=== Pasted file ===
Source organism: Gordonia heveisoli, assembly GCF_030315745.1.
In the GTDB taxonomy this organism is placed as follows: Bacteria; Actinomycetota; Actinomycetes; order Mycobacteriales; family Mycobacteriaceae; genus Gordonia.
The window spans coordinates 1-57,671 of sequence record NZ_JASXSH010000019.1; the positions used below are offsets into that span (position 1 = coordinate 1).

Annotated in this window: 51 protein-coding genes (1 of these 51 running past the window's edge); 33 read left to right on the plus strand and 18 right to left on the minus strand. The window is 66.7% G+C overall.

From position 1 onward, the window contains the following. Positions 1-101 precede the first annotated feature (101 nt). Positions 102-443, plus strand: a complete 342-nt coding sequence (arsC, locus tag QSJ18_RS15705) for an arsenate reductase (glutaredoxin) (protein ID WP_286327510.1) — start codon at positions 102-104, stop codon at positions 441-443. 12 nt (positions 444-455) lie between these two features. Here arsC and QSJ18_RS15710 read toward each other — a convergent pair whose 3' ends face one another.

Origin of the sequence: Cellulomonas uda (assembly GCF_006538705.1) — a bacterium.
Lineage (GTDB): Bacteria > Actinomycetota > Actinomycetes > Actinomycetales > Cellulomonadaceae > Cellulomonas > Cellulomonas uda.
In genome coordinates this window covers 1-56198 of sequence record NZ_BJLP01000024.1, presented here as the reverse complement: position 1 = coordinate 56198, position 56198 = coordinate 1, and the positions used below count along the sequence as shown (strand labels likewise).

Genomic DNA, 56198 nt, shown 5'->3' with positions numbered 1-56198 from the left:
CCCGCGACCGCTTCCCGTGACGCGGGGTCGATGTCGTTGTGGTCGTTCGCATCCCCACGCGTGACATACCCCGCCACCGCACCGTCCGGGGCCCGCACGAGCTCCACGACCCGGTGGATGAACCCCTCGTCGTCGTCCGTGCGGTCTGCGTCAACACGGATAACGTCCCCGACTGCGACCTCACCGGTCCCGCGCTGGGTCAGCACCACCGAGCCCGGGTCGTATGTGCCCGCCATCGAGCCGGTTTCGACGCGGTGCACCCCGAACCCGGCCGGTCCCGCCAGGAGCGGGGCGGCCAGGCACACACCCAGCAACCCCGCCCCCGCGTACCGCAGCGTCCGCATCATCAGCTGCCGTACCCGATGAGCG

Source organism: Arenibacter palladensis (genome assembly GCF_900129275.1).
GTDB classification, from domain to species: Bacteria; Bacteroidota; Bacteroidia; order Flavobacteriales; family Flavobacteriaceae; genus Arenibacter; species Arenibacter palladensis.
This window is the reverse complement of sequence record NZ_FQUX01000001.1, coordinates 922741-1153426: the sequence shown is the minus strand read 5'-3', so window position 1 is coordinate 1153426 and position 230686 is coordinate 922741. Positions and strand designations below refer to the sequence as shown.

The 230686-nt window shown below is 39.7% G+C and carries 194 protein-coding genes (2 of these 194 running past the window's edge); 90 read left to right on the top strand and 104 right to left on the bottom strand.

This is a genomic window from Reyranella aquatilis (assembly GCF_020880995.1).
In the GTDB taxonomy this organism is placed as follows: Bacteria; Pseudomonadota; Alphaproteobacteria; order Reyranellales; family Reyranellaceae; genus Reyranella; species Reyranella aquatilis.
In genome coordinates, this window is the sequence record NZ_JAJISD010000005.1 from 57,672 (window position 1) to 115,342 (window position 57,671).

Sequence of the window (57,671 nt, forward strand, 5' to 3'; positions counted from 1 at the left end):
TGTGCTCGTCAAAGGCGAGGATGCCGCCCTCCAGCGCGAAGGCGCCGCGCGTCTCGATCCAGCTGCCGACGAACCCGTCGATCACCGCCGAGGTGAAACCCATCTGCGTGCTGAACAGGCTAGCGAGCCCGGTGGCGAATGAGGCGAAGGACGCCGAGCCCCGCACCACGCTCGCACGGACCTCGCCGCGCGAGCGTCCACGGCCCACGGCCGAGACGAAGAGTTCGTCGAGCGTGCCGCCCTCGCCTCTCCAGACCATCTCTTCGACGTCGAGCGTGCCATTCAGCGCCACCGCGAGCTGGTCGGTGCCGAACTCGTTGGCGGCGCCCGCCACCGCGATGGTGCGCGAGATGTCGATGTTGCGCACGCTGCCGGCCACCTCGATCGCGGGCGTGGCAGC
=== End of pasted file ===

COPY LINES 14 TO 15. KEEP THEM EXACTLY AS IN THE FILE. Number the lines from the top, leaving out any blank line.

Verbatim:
The 230686-nt window shown below is 39.7% G+C and carries 194 protein-coding genes (2 of these 194 running past the window's edge); 90 read left to right on the top strand and 104 right to left on the bottom strand.

This is a genomic window from Reyranella aquatilis (assembly GCF_020880995.1).